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‘How loan apps cheat borrowers’ — and how microfinance can help

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‘How loan apps cheat borrowers’ — and how microfinance can help

The COVID-19 pandemic decimated highly vulnerable African economies which had already been on a lifeline. Jobs were lost and incomes were affected, due to the lockdowns. Restrictions on movement and face-to-face interactions sped up the pace of digitalisation of financial services and the infiltration of some unscrupulous unregulated financial service operators. In a bid to survive, some vulnerable people got trapped in the web of fraudulent loan apps hosted on Google Play store.

These predatory lending apps are disguised as platforms where you can access quick loans with no collateral except provision of bank verification number (BVN), request to permit picture, contact, and files on the device. Victims are expected to repay loans at astronomical interest rates within 3-7 days as against the 91 to 365 days claim on Google Play store. We found that this flouts the rule of Google Play store as updated in August 2019.

The policy reads: “We do not allow apps that promote personal loans which require repayment in full in 60 days or less from the date the loan is issued.”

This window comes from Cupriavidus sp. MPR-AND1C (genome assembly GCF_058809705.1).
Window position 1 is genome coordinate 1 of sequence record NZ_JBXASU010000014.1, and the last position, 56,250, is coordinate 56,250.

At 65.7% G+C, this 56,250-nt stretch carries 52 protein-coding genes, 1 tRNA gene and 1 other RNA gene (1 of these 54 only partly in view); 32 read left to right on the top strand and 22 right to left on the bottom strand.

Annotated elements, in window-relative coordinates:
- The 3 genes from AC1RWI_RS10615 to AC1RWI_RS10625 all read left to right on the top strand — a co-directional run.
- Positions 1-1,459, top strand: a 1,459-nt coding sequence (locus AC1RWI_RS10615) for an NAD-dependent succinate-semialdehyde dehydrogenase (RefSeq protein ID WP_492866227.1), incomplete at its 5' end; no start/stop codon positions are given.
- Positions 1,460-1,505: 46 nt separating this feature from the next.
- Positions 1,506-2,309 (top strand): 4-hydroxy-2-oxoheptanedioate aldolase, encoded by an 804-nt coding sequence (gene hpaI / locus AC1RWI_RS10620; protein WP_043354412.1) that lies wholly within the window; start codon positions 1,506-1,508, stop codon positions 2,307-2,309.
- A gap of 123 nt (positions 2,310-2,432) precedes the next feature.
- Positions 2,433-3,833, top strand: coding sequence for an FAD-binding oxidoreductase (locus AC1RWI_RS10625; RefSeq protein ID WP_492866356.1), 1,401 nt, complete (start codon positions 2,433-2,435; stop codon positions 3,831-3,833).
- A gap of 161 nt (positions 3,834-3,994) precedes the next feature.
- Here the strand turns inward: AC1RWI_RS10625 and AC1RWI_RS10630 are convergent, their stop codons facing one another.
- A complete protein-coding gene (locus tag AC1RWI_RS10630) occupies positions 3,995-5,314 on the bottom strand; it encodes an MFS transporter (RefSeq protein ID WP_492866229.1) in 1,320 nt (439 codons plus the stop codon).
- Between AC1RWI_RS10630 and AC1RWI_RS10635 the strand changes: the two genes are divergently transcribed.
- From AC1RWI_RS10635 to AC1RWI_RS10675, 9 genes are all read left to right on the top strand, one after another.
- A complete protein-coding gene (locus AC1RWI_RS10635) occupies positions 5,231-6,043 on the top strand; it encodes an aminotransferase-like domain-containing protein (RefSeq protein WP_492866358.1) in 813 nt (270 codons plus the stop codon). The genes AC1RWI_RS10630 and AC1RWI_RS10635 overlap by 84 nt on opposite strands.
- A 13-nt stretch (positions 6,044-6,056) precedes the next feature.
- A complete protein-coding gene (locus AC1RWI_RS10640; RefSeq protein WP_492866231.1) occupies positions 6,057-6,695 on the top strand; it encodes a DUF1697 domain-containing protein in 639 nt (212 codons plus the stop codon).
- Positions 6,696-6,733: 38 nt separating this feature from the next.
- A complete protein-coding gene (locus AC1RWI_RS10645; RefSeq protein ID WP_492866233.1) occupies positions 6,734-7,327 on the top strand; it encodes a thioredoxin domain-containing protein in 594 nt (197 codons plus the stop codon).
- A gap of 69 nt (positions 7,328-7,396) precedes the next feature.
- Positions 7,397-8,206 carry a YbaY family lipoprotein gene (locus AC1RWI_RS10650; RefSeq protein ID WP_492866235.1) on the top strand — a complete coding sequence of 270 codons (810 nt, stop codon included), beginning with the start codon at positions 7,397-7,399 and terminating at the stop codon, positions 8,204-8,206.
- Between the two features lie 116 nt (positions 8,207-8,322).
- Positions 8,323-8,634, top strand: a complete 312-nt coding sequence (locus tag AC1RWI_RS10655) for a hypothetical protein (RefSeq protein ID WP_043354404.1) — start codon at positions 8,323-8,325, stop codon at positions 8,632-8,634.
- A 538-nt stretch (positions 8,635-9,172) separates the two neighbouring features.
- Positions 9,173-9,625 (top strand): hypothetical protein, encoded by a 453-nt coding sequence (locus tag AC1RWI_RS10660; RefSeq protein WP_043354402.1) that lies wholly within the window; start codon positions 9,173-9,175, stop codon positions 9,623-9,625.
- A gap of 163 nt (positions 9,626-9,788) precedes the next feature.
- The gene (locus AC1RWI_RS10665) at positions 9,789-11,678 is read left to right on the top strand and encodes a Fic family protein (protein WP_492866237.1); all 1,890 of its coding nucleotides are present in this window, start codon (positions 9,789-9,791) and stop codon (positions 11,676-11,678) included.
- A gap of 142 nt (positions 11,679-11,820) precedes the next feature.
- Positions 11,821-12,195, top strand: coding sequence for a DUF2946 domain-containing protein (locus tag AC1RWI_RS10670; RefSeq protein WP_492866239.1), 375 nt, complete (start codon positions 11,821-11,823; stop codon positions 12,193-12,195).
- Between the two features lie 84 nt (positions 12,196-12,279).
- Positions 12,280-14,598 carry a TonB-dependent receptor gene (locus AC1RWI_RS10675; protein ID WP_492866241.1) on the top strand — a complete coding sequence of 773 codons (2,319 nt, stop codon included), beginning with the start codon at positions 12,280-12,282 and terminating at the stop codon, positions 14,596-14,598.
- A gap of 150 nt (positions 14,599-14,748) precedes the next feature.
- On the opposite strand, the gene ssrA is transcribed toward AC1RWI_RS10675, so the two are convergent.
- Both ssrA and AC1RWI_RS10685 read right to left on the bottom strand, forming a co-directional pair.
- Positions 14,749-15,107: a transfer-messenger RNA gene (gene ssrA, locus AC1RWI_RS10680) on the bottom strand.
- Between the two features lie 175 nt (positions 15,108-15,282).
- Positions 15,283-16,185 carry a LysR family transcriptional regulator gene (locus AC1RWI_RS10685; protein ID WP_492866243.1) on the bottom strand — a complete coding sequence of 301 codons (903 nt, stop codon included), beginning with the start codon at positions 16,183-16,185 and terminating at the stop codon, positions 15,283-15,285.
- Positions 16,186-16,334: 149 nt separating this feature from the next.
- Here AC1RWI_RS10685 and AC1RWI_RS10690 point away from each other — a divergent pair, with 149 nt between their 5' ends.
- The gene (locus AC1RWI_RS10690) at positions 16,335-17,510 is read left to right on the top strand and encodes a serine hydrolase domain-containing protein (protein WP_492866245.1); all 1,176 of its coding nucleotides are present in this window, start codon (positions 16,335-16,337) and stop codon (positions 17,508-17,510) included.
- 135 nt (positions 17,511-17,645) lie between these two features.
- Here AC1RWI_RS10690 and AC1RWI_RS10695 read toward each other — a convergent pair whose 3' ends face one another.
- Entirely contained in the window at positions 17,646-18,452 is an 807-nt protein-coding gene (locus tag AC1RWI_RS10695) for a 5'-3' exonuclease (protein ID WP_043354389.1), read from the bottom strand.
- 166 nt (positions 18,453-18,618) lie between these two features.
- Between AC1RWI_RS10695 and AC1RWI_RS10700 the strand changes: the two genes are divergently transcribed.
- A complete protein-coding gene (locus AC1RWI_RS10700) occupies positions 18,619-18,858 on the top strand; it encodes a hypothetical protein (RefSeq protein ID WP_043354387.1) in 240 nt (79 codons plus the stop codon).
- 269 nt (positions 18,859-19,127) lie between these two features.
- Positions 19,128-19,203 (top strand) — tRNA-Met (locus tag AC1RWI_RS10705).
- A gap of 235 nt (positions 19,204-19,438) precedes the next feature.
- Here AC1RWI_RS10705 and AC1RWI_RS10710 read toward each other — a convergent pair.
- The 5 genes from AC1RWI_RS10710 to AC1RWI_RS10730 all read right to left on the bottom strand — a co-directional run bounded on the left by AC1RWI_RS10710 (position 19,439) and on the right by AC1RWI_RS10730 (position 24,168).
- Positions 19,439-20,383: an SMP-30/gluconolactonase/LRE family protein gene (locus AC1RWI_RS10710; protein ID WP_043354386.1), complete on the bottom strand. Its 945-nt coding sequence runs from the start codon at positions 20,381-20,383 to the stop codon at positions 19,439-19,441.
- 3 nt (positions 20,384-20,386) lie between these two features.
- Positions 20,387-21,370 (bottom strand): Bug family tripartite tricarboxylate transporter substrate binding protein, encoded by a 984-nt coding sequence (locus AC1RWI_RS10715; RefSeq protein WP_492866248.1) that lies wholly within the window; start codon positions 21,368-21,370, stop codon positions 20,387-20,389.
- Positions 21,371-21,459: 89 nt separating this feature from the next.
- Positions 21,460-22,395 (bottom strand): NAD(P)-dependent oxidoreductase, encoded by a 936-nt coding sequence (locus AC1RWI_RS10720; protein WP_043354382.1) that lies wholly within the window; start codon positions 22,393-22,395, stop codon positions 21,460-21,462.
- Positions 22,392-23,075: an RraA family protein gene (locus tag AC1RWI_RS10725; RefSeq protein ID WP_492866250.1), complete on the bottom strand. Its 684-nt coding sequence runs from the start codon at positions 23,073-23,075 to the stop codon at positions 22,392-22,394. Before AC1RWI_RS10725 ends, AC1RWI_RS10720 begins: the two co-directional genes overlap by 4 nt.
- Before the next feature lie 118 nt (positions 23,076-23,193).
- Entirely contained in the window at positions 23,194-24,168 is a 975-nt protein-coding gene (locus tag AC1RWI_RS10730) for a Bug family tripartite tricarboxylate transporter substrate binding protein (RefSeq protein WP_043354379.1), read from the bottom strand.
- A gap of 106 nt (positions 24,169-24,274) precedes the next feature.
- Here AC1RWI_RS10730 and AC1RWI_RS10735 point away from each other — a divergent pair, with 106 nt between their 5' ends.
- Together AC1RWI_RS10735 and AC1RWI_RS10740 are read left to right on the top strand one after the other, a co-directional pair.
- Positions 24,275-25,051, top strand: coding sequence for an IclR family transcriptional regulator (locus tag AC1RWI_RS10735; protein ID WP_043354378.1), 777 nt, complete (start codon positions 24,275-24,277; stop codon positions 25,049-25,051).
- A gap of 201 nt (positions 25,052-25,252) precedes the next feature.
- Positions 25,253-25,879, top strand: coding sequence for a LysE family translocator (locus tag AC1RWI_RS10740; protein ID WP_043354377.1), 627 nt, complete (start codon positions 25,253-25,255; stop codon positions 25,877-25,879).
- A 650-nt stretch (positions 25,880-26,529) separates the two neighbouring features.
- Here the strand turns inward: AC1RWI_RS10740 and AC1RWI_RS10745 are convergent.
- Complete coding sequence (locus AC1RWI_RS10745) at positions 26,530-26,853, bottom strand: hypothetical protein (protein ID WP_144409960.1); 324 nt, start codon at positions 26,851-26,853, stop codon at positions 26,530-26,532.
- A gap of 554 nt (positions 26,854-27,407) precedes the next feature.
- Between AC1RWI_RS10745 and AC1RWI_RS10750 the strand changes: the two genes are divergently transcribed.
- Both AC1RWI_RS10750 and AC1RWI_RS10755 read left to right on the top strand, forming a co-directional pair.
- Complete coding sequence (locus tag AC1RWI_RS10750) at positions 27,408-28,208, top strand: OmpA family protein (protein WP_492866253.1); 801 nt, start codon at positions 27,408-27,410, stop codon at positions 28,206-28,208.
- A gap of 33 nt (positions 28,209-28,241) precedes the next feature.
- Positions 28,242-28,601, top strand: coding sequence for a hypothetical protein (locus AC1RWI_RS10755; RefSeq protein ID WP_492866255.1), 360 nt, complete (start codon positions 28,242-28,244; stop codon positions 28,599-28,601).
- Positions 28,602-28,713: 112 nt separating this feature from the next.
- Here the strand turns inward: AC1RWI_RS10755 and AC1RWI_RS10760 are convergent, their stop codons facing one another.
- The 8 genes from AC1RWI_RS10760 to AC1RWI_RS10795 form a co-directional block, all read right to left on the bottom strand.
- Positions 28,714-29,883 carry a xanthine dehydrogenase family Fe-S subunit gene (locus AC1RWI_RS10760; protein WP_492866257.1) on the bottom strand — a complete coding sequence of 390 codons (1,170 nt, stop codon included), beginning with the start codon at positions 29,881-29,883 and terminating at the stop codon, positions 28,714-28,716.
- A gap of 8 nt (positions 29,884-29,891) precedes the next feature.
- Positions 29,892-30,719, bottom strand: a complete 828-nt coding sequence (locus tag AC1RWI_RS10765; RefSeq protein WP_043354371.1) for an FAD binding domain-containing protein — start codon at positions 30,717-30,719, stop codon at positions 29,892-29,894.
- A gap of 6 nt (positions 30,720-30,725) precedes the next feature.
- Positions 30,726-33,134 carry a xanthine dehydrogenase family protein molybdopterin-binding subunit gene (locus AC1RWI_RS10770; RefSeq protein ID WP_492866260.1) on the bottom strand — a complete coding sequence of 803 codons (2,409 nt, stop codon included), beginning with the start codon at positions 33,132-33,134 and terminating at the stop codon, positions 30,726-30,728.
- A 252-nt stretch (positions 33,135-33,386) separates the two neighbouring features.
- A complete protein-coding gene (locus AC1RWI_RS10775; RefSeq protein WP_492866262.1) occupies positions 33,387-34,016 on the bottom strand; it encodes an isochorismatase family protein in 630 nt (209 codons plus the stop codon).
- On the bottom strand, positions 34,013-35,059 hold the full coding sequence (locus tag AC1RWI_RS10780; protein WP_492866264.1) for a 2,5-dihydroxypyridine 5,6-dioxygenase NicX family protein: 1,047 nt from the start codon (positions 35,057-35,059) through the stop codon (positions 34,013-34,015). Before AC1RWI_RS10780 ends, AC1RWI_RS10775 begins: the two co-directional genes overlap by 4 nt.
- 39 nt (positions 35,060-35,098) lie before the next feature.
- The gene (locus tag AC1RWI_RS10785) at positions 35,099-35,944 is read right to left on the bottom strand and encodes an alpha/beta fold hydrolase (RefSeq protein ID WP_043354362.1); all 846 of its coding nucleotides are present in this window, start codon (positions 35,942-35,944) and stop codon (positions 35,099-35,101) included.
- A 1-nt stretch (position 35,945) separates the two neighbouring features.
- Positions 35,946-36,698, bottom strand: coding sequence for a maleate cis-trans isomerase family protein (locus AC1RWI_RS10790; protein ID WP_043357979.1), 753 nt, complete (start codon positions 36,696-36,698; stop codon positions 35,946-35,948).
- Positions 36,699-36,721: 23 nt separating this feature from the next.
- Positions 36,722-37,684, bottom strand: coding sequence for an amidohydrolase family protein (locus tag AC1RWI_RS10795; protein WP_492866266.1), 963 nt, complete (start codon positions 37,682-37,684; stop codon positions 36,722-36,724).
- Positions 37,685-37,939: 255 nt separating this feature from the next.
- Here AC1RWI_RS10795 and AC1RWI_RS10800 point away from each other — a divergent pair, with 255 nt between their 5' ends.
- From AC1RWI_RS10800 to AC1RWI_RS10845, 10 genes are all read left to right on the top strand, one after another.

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Some of these loan apps operate with no regulation by government, expired licenses and in some cases, no licensing. Further investigation shows that the Google Play store has an 83.07% market share in Nigeria, 84.61% market share in Zimbabwe, and 90.63% market share in Kenya.

We spoke with Pearl Folasade from Nigeria who was utterly frustrated that despite the fact she had cleared her debt, the loan app she used, called “Kash Kash,” had not cleared her, hence an accumulation of late repayment debt. She showed a string of threatening messages she had received from the company.

We assessed registration documents of three such loan apps and the documents retrieved from the Corporate Affairs Commission (CAC) in Nigeria showed that the founding directors were Chinese nationals. While Nigeria does not discriminate against foreign nationals doing business in the country, the business should be legal and have the required license to operate. However, for the volume of financial transactions these companies did, they were not licensed, hence illegally operating in the country.

We looked into the operations of Kash Kash and discovered some red flags. We asked a source at Zenith Bank, a commercial bank in Nigeria where Kash Kash hosted its operating account under the name Super Car Universal Limited, about the activities of the loan app, such as the exorbitant interest rates they collected from customers and defamatory messages sent to contacts of their customers when they missed their repayment date. After our inquiries, the bank conducted an internal investigation and it was discovered that the account holder did not have the required license to operate as a money lender, according to the source who spoke on condition of anonymity. This led Zenith Bank to close the first account, however, their operations were moved to another account named Speedy Choice which is still operational and managed by the same people who managed the previous account. We sent emails to Kash Kash to further explain the interest rates formula, but we never got a response.